RPC, the international plastics products design and engineering group, has delivered yet another strong set of results (1H17 EBITDA +65%, EPS +45%). At the interim stage PBT was +66% (materially better than we had forecast). Topline growth has principally being driven by acquisitions (GCS + BPI), though organic remains a feature (and crucially remains at levels consistent with FY16). The two recent acquisitions have quickly been assimilated into the panEuropean platform and management has raised cost synergy guidance (again).
N+1 Singer - Morning Song 30-11-2016
30 Nov 16
Sanderson has delivered full year results in line with expectations and the 19 October trading update after a strong finish to the year compensated for a slower start. A healthy level of pre-contracted recurring revenue (50%), incremental sales to existing customers and new customer wins at higher average order values helped deliver solid revenue growth in both the Digital Retail (+9%) and Enterprise (+12%) divisions. A decent order book and good sales momentum suggest that the company is on track to deliver on unchanged profit expectations for the current year. We continue to view the valuation (FY17 EV/EBITDA 8.6x) as undemanding given an attractive combination of accelerating growth potential, strong cash generation and growing dividends.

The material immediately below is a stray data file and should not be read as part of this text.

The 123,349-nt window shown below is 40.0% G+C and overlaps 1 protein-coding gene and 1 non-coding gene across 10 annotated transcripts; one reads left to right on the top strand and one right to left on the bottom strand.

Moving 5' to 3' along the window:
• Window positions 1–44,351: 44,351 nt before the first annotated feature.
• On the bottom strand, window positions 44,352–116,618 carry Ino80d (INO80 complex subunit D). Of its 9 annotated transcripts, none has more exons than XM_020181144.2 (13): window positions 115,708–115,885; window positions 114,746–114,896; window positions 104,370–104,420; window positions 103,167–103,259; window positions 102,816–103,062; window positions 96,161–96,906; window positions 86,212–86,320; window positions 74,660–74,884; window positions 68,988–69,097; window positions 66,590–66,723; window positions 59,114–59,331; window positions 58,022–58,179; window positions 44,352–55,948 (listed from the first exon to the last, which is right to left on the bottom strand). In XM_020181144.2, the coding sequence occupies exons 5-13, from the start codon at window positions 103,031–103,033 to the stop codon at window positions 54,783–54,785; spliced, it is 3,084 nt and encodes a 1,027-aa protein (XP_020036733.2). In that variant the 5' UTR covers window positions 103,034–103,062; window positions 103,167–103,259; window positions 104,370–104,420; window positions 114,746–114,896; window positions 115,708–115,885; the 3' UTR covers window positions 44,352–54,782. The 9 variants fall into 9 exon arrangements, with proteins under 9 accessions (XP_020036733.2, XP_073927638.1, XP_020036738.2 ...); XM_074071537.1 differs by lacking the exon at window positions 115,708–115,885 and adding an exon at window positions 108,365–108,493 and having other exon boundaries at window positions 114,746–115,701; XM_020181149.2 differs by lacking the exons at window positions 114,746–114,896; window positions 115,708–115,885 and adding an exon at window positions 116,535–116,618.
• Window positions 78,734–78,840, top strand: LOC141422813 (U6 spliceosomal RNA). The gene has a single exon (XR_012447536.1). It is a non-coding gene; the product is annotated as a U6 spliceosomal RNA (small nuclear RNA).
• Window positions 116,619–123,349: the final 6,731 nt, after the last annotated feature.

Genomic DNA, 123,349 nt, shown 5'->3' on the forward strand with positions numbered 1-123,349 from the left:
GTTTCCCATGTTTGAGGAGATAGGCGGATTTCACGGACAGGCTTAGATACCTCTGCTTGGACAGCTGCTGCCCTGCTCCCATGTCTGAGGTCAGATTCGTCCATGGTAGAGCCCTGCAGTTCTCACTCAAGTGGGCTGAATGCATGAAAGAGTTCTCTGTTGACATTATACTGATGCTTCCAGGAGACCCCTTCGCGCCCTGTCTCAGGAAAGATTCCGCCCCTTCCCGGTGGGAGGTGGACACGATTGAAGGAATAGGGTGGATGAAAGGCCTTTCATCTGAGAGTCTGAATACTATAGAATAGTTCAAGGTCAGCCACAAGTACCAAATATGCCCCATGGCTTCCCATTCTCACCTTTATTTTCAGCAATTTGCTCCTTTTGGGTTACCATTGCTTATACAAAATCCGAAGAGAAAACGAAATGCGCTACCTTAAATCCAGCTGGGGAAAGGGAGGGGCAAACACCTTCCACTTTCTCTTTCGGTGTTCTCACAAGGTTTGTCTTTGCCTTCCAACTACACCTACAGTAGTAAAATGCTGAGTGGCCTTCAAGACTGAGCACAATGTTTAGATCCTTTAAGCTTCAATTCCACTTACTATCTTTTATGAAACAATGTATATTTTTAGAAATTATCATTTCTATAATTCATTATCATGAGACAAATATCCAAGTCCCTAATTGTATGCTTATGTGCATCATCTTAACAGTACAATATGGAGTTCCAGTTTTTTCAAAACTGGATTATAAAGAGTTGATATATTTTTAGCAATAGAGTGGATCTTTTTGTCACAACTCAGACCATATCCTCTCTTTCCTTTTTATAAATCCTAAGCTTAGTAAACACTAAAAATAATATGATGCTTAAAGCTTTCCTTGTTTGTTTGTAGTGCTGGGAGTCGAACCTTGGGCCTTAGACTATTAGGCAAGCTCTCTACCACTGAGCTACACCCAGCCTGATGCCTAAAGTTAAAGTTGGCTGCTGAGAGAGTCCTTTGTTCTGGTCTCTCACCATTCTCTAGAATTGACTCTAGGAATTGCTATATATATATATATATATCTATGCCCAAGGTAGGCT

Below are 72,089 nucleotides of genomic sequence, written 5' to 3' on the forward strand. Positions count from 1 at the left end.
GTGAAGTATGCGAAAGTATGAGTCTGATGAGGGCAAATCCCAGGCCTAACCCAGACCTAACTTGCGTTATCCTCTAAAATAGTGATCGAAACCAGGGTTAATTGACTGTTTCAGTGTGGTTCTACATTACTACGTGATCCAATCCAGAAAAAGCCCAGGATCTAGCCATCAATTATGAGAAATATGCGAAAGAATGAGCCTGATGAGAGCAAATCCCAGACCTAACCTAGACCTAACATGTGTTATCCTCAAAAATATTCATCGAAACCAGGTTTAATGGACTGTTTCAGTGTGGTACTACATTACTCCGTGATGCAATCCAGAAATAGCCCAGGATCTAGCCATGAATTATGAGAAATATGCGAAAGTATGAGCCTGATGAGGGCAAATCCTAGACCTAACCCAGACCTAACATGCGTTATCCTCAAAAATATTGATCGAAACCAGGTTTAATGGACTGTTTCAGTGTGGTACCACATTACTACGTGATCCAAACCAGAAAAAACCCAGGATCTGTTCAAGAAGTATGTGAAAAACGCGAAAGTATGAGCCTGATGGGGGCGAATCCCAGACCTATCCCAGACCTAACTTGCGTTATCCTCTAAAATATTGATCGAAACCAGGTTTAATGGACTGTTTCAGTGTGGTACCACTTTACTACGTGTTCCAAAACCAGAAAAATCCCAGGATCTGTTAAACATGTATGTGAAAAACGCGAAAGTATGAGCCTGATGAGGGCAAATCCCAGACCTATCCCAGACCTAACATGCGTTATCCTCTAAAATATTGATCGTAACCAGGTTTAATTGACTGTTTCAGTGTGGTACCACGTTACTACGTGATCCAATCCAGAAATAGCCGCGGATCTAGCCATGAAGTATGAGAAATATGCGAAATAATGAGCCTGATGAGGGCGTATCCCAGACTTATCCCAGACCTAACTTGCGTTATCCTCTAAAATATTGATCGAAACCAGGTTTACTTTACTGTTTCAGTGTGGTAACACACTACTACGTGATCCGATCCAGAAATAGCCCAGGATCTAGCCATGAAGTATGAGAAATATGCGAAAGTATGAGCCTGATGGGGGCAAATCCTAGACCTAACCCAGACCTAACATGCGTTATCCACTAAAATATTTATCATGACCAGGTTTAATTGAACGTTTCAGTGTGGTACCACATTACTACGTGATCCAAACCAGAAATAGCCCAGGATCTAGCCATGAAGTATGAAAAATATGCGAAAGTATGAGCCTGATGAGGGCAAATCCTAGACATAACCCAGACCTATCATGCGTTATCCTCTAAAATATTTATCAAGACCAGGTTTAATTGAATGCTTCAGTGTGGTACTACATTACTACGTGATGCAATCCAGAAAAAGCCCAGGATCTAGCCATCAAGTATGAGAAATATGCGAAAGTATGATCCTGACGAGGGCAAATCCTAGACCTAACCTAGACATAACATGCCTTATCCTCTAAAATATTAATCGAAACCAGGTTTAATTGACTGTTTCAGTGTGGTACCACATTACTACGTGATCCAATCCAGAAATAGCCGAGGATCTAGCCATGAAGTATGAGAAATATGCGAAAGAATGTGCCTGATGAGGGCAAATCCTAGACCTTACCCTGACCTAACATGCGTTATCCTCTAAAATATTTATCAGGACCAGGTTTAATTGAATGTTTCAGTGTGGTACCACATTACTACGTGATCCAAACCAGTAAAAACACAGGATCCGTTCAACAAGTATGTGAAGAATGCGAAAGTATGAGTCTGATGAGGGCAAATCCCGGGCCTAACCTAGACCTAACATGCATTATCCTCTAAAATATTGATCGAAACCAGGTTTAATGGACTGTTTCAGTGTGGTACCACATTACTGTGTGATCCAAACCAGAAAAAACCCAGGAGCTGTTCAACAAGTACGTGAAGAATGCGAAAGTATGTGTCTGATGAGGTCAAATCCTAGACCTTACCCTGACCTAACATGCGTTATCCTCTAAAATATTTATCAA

Panmure Morning Note 02-12-16
02 Dec 16
Today James Halstead will be holding its 101st AGM. Trading during the first part of FY17 has been mixed, with some notable challenges. However, movements in FX (i.e. weak sterling) is boosting reported earnings, offsetting UK volume trends and pricing pressures. Whilst earnings are likely to be second half weighted, the picture is in-line with expectations and we are leaving our FY17 PBT estimates unchanged (£47.4m in FY17 vs £45.4m FY16).
06 Dec 16
600 Group* (SIXH): Interim results: order book showing signs of improvement (CORP) | Real Good Food* (RGD): Commodity volatility impacts numbers (CORP) | Minds + Machines* (MMX): .vip goes live in China (CORP | Imaginatik* (IMTK): Interims (CORP) | iomart* (IOM): Quality business as usual (CORP) | Fulcrum (FCRM): Upgrades continue (BUY)
02 Dec 16
On 30 September 2016, when the company announced its full year results, it reported that the UK business had seen a slow start to the year, with particular weakness in repair and renewal spending by the NHS as well as “reticence” in the education sector. However, with the UK only representing about a third of the business, this weakness was expected to be more than offset by the positive effect of a weakened sterling on its overseas business, given the benefits for competitiveness and margins.